As Beijing shifts its growth engine to cleaner hi-tech industries, committing $1.7 trillion over the next five years to nurture them, Chinese scientists are enjoying unprecedented government support and access to funding to design better drugs and diagnostic tools for chronic illnesses such as heart disease and cancer.

Backed by government funding, Li and colleagues at the Shanghai Institute of Materia Medica began studying eight years ago the Tian Shan Xue Lian, or Herba Saussureae Involucratae, which thrives 3,000 metres above sea level in the Tibetan highlands.

They extracted its key ingredient, acacetin, created its synthetic twin and found success in experiments on dogs with atrial fibrillation.

They are now refining the compound and hope to begin human trials in three years with China National Pharmaceutical Group Corp , parent of the country's largest Hong Kong-listed drug distributor Sinopharm Group Co Ltd (1099.HK).

"We received a patent for it (acacetin) and hope to make it into a drug together with Sinopharm. We hope to market it in China and internationally eventually," Li said.

While TCM has been used for thousands of years, it is far less understood and accepted outside of China. By subjecting TCM-derived compounds to clinical trials, experts hope to prove their efficacy and sell them into foreign markets.


Coinciding with China's push to upgrade its domestic drug sector, Western drugmakers are muscling into China to maintain margins amid a patent cliff and fall in earnings in Western markets.

In the last two months alone, Merck & Co Inc (MRK.N), Pfizer Inc (PFE.N) and Astrazeneca Plc (AZN.L), have announced ambitious research plans with Chinese companies to design new drugs for Chinese patients and also announced plans to expand their distribution grids.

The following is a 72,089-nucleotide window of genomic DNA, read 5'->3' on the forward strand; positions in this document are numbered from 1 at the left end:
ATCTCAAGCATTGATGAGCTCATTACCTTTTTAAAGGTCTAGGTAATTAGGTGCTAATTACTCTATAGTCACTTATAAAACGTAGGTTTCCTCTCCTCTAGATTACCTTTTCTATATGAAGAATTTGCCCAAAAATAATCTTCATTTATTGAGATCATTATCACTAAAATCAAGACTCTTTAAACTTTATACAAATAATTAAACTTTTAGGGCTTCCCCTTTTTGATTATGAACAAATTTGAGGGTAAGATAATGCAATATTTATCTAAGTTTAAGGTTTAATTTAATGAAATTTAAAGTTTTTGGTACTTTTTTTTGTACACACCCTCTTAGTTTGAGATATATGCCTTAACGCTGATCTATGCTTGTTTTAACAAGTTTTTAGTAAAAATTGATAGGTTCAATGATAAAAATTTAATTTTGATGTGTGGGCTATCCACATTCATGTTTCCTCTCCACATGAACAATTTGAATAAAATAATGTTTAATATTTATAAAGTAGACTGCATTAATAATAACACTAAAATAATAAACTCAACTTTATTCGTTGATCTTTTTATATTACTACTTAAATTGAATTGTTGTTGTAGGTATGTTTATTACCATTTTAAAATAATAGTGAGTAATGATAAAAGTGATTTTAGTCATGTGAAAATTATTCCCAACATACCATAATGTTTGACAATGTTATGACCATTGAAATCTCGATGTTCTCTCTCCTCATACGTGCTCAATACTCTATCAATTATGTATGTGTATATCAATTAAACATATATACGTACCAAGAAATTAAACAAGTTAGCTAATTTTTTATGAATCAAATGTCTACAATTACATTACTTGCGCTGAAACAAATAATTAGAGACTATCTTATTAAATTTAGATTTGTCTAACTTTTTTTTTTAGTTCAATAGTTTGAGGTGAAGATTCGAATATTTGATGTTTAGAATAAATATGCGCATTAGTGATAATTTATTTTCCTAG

The reason is simple: China's prescription drug market, set to be the world's second largest by 2020, is estimated to be worth more than $110 billion by 2015, from $50 billion in 2010, according to various industry researchers.

While much attention is paid to what Western drugmakers are doing in China, insiders say significant resources are quietly being directed to TCM research and the best TCM drugs will eventually figure among the world's prescription medicines.

In the last two years, the government has allotted 6.7 billion yuan to support biotechnology companies and the search for new drugs.

Apart from Sinopharm, which aims to compete globally with quality and well-accepted drugs, other notable TCM producers are Yunnan Baiyao Group Co Ltd (000538.SZ), which makes an anti-bleeding powder, Zhangzhou Pientzehuang Pharmaceutical Co Ltd (600436.SS) and Jiangsu Hengruli Medicine Co Ltd (600276.SS), all keen to put more resources into R&D over the next five years.

Beijing Tongrentang Co Ltd (600085.SS) will focus on developing products using rare raw materials that have strong medicinal qualities, while China Shineway Pharmaceutical Group Ltd (2877.HK) will give priority to state-protected and patented Chinese medicines.

This reverse approach -- working backwards with proven TCMs to find the active compound -- has been encouraged by China's best-known medical export, the anti-malaria drug artemisinin.

Artemisinin is derived from the sweet wormwood shrub, which has been used for thousands of years to treat malaria. A project by the Chinese army in the 1960s managed to isolate the active compound and it has since become the world's best line of defence against the disease.

"We will see a rebalancing away from what was an exclusive focus on Western chemical drugs to include more traditional Chinese medicines," said Jason Mann, pharmaceuticals and healthcare analyst with Barclays Capital in Hong Kong.

"The Chinese government is supporting TCM. It is a key heritage; something to be proud of. Five thousand years of history can't all be wrong. And it is just pragmatic. These are difficult, expensive diseases. Whatever approach you can take to keep patients healthy and out of hospital will be good."